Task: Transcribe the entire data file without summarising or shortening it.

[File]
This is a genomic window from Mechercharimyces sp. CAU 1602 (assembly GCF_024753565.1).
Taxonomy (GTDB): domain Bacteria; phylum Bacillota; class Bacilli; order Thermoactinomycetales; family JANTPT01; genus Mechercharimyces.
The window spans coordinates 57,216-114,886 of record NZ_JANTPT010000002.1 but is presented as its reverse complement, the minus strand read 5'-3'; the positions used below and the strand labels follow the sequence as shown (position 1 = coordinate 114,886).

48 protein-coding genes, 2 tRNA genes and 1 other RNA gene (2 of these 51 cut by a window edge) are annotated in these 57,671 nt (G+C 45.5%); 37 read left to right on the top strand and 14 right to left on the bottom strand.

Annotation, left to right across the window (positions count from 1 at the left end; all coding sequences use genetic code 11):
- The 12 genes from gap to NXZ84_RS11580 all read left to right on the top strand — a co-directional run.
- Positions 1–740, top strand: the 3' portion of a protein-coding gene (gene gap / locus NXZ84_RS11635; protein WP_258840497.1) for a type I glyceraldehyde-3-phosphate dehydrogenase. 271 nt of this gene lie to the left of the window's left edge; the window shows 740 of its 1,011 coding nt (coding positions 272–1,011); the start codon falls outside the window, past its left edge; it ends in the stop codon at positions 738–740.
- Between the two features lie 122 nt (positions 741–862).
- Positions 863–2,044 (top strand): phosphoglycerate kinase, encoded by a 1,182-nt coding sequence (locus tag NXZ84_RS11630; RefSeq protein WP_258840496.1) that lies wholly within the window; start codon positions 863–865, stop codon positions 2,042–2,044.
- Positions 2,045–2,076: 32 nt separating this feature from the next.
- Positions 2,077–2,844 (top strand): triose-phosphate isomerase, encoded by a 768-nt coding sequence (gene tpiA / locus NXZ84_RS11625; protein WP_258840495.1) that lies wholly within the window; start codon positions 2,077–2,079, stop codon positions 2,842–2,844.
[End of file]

This is a genomic window from Mechercharimyces sp. CAU 1602 (assembly GCF_024753565.1).
Taxonomy (GTDB): domain Bacteria; phylum Bacillota; class Bacilli; order Thermoactinomycetales; family JANTPT01; genus Mechercharimyces.
The window spans coordinates 57,216-114,886 of record NZ_JANTPT010000002.1 but is presented as its reverse complement, the minus strand read 5'-3'; the positions used below and the strand labels follow the sequence as shown (position 1 = coordinate 114,886).

48 protein-coding genes, 2 tRNA genes and 1 other RNA gene (2 of these 51 cut by a window edge) are annotated in these 57,671 nt (G+C 45.5%); 37 read left to right on the top strand and 14 right to left on the bottom strand.

Annotation, left to right across the window (positions count from 1 at the left end; all coding sequences use genetic code 11):
- The 12 genes from gap to NXZ84_RS11580 all read left to right on the top strand — a co-directional run.
- Positions 1–740, top strand: the 3' portion of a protein-coding gene (gene gap / locus NXZ84_RS11635; protein WP_258840497.1) for a type I glyceraldehyde-3-phosphate dehydrogenase. 271 nt of this gene lie to the left of the window's left edge; the window shows 740 of its 1,011 coding nt (coding positions 272–1,011); the start codon falls outside the window, past its left edge; it ends in the stop codon at positions 738–740.
- Between the two features lie 122 nt (positions 741–862).
- Positions 863–2,044 (top strand): phosphoglycerate kinase, encoded by a 1,182-nt coding sequence (locus tag NXZ84_RS11630; RefSeq protein WP_258840496.1) that lies wholly within the window; start codon positions 863–865, stop codon positions 2,042–2,044.
- Positions 2,045–2,076: 32 nt separating this feature from the next.
- Positions 2,077–2,844 (top strand): triose-phosphate isomerase, encoded by a 768-nt coding sequence (gene tpiA / locus NXZ84_RS11625; protein WP_258840495.1) that lies wholly within the window; start codon positions 2,077–2,079, stop codon positions 2,842–2,844.